Environment engineering is your way to bend this mechanism in your favor without breaking it. This is where you place barriers at different places in the mechanism, leading you towards the path of least resistance (i.e. the constructive path). There are three ways to engineer your environment:
Make your indulgence invisible
Make your indulgence harder to start
Make your indulgence harder to continue
Invisibility limits your exposure to triggers that make you crave the feeling of pleasure. Out of sight, out of mind; wax in your ears; or attention diet. Whatever you want to call it. This can be extremely difficult since pleasurable triggers are not always apparent. Further, we don’t always have control over what we see, yet in an increasingly digital environment, we do have some semblance of control.
Making it harder to start puts a barrier between your desire for pleasure and your destructive response. Even if you crave pleasure, this technique makes it sufficiently difficult to start indulging in something harmful.
Making it harder to continue adds a barrier between your feeling of pleasure and your ability to continue that response. The barrier should be just enough to make you take that path of least resistance - the constructive response.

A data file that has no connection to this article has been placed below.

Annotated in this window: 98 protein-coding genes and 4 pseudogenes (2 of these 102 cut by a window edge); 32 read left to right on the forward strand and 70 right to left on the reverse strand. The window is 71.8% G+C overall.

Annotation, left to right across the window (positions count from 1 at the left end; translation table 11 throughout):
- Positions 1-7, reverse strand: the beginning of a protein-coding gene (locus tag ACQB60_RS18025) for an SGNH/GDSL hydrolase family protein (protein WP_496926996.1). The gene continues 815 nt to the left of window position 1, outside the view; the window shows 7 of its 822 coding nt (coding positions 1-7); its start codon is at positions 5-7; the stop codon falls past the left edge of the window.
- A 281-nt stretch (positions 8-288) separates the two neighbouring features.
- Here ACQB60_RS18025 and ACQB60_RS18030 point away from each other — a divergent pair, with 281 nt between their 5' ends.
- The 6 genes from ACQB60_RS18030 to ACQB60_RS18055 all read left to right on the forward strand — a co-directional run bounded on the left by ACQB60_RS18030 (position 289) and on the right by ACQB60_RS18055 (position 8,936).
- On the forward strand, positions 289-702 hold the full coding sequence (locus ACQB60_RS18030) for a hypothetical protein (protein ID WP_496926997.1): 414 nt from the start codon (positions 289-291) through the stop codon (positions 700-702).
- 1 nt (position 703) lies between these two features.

Okay so theory is great and all, but what does this look like pragmatically?
Let’s say you struggle with compulsively snacking on processed foods. For your first barrier, you can keep them out of sight. Instead of leaving snacks out in the open, you can keep them hidden in the pantry so they don’t trigger your desire for them.
If something outside your sphere of influence triggers your desire for a snack, like an advertisement on TV, you have another line of defense. You can prevent yourself from starting by simply not keeping these snacks in your home. Build this barrier and you now need to go out of your way to indulge in such a snack. This could be enough of a barrier to make you choose a more constructive response - like reading.